Cuticle Detective Inaba is based on a manga written and illustrated by Mochi. The anime was produced by Zexcs and was directed by Susumu Nitsukawa. The series aired on Japanese television from January 4-March 22, 2013. As of this writing, Sentai Filmworks holds the North American license for Cuticle Detective Inaba.

The main character of the series is Hiroshi Inaba. He’s a genetically altered being that is part human and part wolf, who is a detective that also has a hair fetish. If Inaba gets a hair in his mouth, he can track down the person the hair belongs to. He can also get powers from the hair, and the color of the hair determines what the power is. Inaba had been partners with a police inspector named Kuniharu Ogino back when he had been on the police force. Inaba quit the force after his younger brother disappeared. Inaba’s missing brother ends up playing an important role in the series.

Inaba has two assistants who work for him: Yuta Sasaki and Kei Nozaki. Yuta is a cross-dressing boy who is Inaba’s secretary. He also hates Ogino to the point where he is willing to try to harm him. Kei is 16 years old and is basically the “straight man” of the series. While Ogino may not be partnered with Inaba anymore, he will retain Inaba’s services as a client. Ogino is also a doting father and will do anything if he thinks his little girl is in danger.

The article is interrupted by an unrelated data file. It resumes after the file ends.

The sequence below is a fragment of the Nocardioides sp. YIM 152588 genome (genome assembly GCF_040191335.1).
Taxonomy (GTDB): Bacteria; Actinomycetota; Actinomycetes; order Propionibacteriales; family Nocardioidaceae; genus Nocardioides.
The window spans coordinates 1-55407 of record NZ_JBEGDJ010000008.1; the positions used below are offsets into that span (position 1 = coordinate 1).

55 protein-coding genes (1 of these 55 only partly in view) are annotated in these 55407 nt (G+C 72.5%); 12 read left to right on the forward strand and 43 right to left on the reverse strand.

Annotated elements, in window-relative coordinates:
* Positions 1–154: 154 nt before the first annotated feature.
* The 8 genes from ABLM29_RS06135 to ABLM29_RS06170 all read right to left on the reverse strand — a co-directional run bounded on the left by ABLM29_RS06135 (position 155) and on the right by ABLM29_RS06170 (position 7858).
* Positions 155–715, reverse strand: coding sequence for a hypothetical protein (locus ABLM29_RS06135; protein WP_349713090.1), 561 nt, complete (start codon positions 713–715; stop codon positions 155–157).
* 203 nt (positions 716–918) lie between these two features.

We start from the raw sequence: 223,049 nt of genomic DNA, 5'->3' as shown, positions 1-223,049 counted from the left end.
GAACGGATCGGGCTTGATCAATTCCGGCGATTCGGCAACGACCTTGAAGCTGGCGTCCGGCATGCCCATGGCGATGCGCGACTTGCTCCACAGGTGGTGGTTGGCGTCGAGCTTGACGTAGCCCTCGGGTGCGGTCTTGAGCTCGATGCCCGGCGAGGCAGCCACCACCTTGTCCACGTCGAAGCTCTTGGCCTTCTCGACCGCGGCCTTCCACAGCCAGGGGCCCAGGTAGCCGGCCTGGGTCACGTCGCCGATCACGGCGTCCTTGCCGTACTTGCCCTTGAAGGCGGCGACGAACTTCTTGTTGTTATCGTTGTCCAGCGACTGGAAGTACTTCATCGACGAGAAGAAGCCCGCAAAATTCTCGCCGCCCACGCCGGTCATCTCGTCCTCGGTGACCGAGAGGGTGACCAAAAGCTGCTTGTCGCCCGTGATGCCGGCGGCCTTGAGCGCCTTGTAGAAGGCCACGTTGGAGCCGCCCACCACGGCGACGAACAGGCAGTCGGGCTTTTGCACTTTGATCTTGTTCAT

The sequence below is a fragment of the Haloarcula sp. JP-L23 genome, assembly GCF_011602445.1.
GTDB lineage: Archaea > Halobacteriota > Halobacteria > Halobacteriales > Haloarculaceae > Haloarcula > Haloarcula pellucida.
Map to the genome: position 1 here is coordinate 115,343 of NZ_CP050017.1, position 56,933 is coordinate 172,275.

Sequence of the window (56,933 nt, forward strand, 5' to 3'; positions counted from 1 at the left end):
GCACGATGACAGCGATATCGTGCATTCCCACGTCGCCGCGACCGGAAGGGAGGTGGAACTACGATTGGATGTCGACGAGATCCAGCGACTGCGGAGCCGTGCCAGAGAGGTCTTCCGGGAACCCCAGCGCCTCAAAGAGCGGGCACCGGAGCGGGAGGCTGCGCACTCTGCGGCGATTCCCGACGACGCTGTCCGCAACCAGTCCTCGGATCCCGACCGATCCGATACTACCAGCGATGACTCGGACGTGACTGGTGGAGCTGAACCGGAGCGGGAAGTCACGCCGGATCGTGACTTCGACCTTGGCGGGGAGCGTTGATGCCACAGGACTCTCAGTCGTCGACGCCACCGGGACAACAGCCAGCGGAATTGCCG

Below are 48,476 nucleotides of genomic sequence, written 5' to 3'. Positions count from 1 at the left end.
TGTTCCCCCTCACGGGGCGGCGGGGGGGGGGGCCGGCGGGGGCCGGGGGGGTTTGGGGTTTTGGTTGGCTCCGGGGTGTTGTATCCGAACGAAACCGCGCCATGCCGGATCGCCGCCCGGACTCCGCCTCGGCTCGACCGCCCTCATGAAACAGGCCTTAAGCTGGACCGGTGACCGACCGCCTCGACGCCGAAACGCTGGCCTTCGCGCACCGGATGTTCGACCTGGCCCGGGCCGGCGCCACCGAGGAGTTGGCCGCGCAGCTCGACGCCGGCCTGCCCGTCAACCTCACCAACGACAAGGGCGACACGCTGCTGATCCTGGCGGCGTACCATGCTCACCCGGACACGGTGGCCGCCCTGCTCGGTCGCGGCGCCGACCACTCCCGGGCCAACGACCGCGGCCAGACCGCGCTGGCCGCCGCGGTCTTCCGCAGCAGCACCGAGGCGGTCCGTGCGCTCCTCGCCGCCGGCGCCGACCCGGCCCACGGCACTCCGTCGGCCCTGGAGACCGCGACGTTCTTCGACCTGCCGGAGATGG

The main antagonist of the series is Don Valentino. He’s a goat that’s the head of a mafia, and he makes counterfeit bills. Don also dreams of taking over Japan. During the first episode, Don Valentino becomes enemies with Inaba. As any mafia head would, he has his assistants: his bodyguard Lorenzo (who wears a bag over his head), a hitwoman named Gabriella, and a 14-year-old mad scientist named Noah. But it turns out that Don Valentino is a goofy and bumbling mafia head, so his schemes never work out.

Cuticle Detective Inaba is a comedic anime, which includes a lot of exaggerated comedy and incorporating chibi versions of the characters in some of the scenes. However, the opening credits do create a dichotomy, because it contains so much action and only a minimal amount of humor that someone not familiar with the story might get the impression that it’s supposed to be a serious action series. Of course, this could very well have been done intentionally, as part of the humor of the series. But it can be jarring to go from the opening credits to the actual content of the episode. However, the ending credits, which feature Don Valentino singing the song and acting goofy, fits right in with the feel of the rest of the episode.

Most of the 12 episodes of Cuticle Detective Inaba consist of two stories. Occasionally, there are episodes that include three or more stories. There’s even an episode where there’s only one story that goes through the entire episode’s runtime. There is kind of an attempt to have an overarching story that runs throughout the series, but this takes a secondary role. First and foremost, the writing of the series focuses on the comedy.

Admittedly, I’m not a fan of the exaggerated comedy that’s used in Cuticle Detective Inaba. But I have to say that after I finished watching it, that the series was successful in what it’s trying to do. When it comes to the comedy, I most appreciated Ogino’s exaggerated “doting daddy” schtick. To be honest, I was the most likely to laugh during those scenes. I may have chuckled with some of the other humor, but for the most part, I didn’t find myself laughing as much as I would have liked while watching a comedy anime.

Cuticle Detective Inaba is a series that doesn’t do much for me personally, and I don’t really have a desire to watch it again anytime soon. However, I think viewers who have an appreciation for exaggerated comedy in their anime will enjoy the series a lot more than I did.

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